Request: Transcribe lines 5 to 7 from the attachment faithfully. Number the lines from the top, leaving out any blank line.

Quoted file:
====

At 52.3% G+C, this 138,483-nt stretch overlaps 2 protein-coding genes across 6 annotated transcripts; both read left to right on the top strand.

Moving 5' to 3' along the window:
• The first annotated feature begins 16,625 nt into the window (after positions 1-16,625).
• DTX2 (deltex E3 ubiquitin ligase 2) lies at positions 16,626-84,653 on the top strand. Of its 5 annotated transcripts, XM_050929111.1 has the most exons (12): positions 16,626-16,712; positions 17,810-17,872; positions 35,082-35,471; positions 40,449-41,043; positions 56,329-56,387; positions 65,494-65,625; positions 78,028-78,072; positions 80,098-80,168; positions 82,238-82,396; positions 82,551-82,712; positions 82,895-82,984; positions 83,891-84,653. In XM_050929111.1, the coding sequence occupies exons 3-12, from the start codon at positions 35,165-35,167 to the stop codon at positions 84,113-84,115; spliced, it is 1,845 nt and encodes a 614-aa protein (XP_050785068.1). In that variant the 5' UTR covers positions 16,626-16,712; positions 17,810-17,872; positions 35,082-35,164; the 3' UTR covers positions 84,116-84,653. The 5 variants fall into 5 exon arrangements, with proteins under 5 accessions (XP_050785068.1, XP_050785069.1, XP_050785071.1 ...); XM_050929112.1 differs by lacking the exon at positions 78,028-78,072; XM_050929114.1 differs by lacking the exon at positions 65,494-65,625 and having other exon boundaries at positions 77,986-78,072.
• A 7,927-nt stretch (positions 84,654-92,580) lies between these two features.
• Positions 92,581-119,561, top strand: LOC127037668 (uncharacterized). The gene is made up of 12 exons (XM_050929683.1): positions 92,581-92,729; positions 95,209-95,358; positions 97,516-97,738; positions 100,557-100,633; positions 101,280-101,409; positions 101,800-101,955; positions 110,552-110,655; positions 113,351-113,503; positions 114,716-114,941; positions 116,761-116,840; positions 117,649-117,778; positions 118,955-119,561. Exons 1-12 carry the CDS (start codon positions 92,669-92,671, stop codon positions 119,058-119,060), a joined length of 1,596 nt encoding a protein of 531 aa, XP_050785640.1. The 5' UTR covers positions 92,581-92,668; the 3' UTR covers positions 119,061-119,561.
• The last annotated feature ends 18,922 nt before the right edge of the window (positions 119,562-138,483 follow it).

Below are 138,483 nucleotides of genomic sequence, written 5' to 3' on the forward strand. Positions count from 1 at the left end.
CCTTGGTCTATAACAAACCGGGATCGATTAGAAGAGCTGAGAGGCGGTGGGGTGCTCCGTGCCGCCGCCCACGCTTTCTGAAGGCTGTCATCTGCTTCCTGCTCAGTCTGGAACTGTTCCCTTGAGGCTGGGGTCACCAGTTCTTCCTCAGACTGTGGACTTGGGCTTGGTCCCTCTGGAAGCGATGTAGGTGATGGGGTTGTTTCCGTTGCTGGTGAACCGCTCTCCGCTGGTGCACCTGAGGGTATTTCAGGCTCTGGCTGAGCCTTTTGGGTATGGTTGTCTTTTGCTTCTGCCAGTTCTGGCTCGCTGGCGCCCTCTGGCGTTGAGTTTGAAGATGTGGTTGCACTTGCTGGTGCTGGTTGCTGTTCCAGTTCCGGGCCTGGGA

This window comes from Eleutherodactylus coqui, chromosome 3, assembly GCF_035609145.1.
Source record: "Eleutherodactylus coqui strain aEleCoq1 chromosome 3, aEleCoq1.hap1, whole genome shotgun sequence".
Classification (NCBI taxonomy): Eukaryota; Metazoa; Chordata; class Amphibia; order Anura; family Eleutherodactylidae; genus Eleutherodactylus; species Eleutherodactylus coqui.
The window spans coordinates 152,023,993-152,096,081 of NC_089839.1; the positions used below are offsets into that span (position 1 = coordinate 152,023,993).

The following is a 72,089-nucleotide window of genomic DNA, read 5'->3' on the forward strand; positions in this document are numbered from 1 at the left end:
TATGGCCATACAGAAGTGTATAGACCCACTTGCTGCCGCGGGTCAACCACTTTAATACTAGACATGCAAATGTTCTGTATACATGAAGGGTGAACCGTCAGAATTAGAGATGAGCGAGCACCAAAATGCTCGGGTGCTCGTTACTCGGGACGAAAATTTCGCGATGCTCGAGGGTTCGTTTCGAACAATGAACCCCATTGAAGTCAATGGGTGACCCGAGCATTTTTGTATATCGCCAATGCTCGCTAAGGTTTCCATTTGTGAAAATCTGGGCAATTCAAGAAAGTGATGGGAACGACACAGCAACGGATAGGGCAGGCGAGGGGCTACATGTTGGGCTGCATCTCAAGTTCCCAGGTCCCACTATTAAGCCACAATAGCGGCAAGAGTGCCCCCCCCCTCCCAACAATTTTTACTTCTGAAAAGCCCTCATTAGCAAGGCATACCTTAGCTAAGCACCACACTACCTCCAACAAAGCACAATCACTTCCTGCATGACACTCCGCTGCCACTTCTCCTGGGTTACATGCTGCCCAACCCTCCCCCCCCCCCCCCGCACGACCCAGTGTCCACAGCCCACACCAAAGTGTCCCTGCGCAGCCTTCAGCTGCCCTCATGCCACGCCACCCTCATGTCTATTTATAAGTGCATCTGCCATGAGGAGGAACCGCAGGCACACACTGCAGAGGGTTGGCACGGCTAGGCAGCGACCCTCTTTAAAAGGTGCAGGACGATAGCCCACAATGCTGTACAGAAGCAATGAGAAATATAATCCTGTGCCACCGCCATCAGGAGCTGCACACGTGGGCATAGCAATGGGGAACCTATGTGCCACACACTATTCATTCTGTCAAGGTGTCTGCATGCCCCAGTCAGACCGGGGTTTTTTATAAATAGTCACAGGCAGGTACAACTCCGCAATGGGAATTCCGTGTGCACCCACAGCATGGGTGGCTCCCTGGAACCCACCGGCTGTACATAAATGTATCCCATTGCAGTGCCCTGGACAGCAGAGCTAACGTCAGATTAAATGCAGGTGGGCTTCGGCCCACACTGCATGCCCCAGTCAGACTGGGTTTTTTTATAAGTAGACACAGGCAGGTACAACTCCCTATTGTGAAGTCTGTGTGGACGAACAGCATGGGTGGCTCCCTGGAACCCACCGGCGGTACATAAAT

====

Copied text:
• A 7,927-nt stretch (positions 84,654-92,580) lies between these two features.
• Positions 92,581-119,561, top strand: LOC127037668 (uncharacterized). The gene is made up of 12 exons (XM_050929683.1): positions 92,581-92,729; positions 95,209-95,358; positions 97,516-97,738; positions 100,557-100,633; positions 101,280-101,409; positions 101,800-101,955; positions 110,552-110,655; positions 113,351-113,503; positions 114,716-114,941; positions 116,761-116,840; positions 117,649-117,778; positions 118,955-119,561. Exons 1-12 carry the CDS (start codon positions 92,669-92,671, stop codon positions 119,058-119,060), a joined length of 1,596 nt encoding a protein of 531 aa, XP_050785640.1. The 5' UTR covers positions 92,581-92,668; the 3' UTR covers positions 119,061-119,561.
• The last annotated feature ends 18,922 nt before the right edge of the window (positions 119,562-138,483 follow it).